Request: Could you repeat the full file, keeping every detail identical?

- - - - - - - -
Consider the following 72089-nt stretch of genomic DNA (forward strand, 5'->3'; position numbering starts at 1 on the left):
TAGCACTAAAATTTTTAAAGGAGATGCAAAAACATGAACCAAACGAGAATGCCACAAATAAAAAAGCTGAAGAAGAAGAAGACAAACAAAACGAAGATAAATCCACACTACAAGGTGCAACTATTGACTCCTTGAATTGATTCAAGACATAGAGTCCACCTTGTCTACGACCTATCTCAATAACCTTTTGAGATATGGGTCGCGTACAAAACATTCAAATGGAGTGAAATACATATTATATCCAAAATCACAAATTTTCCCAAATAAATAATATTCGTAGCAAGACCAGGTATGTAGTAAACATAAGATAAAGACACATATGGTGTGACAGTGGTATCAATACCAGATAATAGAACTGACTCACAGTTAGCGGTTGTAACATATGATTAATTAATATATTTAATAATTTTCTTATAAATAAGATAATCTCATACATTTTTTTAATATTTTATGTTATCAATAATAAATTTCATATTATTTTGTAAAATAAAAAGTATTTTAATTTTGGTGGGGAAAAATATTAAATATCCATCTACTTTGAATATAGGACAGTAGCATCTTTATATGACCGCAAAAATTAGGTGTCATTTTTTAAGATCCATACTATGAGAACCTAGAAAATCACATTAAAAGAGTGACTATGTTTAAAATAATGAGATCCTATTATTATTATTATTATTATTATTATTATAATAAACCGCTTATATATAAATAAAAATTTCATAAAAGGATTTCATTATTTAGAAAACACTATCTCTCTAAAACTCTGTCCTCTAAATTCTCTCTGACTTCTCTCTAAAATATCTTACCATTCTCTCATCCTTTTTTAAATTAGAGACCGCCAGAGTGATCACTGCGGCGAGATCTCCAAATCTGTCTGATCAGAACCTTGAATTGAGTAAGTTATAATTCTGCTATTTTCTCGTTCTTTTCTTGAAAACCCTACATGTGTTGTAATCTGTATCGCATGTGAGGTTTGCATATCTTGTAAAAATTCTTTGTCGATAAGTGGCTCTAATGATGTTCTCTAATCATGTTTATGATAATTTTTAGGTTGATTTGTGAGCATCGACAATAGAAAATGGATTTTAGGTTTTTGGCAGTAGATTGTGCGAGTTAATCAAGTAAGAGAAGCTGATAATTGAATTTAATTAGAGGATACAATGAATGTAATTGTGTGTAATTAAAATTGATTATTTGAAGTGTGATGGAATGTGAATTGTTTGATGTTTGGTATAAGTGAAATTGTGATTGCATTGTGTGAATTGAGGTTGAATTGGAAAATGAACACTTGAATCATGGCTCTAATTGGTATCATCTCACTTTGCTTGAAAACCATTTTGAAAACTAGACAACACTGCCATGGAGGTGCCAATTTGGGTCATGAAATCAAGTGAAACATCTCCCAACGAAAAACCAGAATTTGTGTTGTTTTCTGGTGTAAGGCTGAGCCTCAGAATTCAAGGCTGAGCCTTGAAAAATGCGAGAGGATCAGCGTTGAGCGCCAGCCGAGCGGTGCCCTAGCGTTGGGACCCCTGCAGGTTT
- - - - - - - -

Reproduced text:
Consider the following 72089-nt stretch of genomic DNA (forward strand, 5'->3'; position numbering starts at 1 on the left):
TAGCACTAAAATTTTTAAAGGAGATGCAAAAACATGAACCAAACGAGAATGCCACAAATAAAAAAGCTGAAGAAGAAGAAGACAAACAAAACGAAGATAAATCCACACTACAAGGTGCAACTATTGACTCCTTGAATTGATTCAAGACATAGAGTCCACCTTGTCTACGACCTATCTCAATAACCTTTTGAGATATGGGTCGCGTACAAAACATTCAAATGGAGTGAAATACATATTATATCCAAAATCACAAATTTTCCCAAATAAATAATATTCGTAGCAAGACCAGGTATGTAGTAAACATAAGATAAAGACACATATGGTGTGACAGTGGTATCAATACCAGATAATAGAACTGACTCACAGTTAGCGGTTGTAACATATGATTAATTAATATATTTAATAATTTTCTTATAAATAAGATAATCTCATACATTTTTTTAATATTTTATGTTATCAATAATAAATTTCATATTATTTTGTAAAATAAAAAGTATTTTAATTTTGGTGGGGAAAAATATTAAATATCCATCTACTTTGAATATAGGACAGTAGCATCTTTATATGACCGCAAAAATTAGGTGTCATTTTTTAAGATCCATACTATGAGAACCTAGAAAATCACATTAAAAGAGTGACTATGTTTAAAATAATGAGATCCTATTATTATTATTATTATTATTATTATTATAATAAACCGCTTATATATAAATAAAAATTTCATAAAAGGATTTCATTATTTAGAAAACACTATCTCTCTAAAACTCTGTCCTCTAAATTCTCTCTGACTTCTCTCTAAAATATCTTACCATTCTCTCATCCTTTTTTAAATTAGAGACCGCCAGAGTGATCACTGCGGCGAGATCTCCAAATCTGTCTGATCAGAACCTTGAATTGAGTAAGTTATAATTCTGCTATTTTCTCGTTCTTTTCTTGAAAACCCTACATGTGTTGTAATCTGTATCGCATGTGAGGTTTGCATATCTTGTAAAAATTCTTTGTCGATAAGTGGCTCTAATGATGTTCTCTAATCATGTTTATGATAATTTTTAGGTTGATTTGTGAGCATCGACAATAGAAAATGGATTTTAGGTTTTTGGCAGTAGATTGTGCGAGTTAATCAAGTAAGAGAAGCTGATAATTGAATTTAATTAGAGGATACAATGAATGTAATTGTGTGTAATTAAAATTGATTATTTGAAGTGTGATGGAATGTGAATTGTTTGATGTTTGGTATAAGTGAAATTGTGATTGCATTGTGTGAATTGAGGTTGAATTGGAAAATGAACACTTGAATCATGGCTCTAATTGGTATCATCTCACTTTGCTTGAAAACCATTTTGAAAACTAGACAACACTGCCATGGAGGTGCCAATTTGGGTCATGAAATCAAGTGAAACATCTCCCAACGAAAAACCAGAATTTGTGTTGTTTTCTGGTGTAAGGCTGAGCCTCAGAATTCAAGGCTGAGCCTTGAAAAATGCGAGAGGATCAGCGTTGAGCGCCAGCCGAGCGGTGCCCTAGCGTTGGGACCCCTGCAGGTTT